In United States v. Clarke, et. al., decided June 19, 2014, the Supreme Court held that a taxpayer, as part of a summons enforcement proceeding, has a right to conduct an examination of Internal Revenue Service (“IRS”) officials regarding their reasons for issuing a summons when the taxpayer points to “specific facts or circumstances plausibly raising an inference of bad faith.”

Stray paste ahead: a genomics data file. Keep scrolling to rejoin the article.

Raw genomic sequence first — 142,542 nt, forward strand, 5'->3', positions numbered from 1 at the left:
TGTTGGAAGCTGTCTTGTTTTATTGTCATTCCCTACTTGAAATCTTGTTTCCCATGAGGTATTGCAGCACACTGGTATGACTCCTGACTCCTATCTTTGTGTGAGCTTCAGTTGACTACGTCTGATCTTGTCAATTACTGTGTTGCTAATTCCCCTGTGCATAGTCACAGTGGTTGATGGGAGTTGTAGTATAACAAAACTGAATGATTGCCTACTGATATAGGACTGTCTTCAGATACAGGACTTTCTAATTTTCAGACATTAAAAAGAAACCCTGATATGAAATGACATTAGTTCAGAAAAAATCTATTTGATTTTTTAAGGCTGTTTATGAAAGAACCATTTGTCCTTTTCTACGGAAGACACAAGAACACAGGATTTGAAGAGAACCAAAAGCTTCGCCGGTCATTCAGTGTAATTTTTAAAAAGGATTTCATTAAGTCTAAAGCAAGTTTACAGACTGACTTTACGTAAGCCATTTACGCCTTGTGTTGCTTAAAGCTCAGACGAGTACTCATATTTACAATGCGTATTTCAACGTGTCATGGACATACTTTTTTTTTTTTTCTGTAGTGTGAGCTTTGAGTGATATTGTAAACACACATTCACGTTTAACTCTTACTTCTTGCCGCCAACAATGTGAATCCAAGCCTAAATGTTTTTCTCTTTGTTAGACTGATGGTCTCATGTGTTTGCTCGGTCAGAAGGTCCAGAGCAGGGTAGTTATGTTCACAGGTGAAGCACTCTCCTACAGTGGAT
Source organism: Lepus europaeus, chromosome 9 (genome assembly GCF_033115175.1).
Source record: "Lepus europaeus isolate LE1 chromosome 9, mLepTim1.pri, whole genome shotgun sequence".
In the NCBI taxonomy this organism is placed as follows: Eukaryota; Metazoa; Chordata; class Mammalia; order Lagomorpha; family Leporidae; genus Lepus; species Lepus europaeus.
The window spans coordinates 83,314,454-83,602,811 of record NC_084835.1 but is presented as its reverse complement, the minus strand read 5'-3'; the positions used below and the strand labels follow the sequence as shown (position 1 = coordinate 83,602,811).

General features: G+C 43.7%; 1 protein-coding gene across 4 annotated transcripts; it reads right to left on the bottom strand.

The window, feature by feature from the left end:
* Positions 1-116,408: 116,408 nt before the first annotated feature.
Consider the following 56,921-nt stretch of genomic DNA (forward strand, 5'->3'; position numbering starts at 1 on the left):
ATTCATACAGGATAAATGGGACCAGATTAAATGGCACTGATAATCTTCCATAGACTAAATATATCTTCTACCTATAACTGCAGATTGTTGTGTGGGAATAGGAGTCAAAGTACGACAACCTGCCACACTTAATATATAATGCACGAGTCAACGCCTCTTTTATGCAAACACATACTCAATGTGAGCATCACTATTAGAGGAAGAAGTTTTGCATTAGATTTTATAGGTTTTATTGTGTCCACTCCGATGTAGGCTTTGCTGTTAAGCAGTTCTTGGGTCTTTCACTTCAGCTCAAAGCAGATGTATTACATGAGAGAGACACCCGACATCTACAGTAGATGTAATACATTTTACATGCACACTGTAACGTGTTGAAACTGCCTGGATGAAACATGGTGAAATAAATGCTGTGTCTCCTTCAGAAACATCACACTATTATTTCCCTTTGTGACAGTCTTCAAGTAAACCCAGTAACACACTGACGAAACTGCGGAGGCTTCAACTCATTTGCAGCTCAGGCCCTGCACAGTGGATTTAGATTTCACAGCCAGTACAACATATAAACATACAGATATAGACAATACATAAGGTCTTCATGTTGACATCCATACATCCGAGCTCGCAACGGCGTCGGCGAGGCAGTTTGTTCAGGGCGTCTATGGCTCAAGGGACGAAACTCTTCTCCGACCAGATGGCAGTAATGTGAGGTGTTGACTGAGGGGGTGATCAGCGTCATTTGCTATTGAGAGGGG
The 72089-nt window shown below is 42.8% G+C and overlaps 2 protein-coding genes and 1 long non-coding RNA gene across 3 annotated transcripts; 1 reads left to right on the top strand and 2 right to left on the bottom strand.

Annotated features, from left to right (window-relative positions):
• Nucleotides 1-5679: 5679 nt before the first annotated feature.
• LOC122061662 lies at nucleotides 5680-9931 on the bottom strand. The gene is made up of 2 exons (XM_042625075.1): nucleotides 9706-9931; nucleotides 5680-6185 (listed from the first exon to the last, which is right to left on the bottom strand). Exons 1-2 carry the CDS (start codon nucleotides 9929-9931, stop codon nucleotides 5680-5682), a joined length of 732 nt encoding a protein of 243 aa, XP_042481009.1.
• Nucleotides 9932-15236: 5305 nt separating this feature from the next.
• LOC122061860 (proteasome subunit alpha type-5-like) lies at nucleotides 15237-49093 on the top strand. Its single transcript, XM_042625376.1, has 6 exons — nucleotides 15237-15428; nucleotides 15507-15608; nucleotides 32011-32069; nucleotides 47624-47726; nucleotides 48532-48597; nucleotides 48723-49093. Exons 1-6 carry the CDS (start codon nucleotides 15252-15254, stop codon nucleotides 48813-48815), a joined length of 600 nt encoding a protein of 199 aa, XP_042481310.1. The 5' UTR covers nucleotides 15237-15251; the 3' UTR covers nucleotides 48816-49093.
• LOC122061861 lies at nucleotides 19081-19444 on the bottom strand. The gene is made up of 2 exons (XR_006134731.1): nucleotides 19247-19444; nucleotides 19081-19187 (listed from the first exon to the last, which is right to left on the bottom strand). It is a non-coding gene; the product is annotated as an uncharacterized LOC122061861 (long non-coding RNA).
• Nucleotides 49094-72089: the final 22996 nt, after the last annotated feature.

When a taxpayer does not comply with an IRS summons, the IRS may bring an enforcement action in district court. The taxpayer may urge the court to quash the summons on the basis that it was issued for an improper purpose. As part of this proceeding, a taxpayer is entitled to examine an IRS agent when he can point to specific facts or circumstances plausibly raising an inference of bad faith. Although bare allegations of improper purpose are not enough to entitle a taxpayer to question IRS officials, circumstantial evidence can suffice.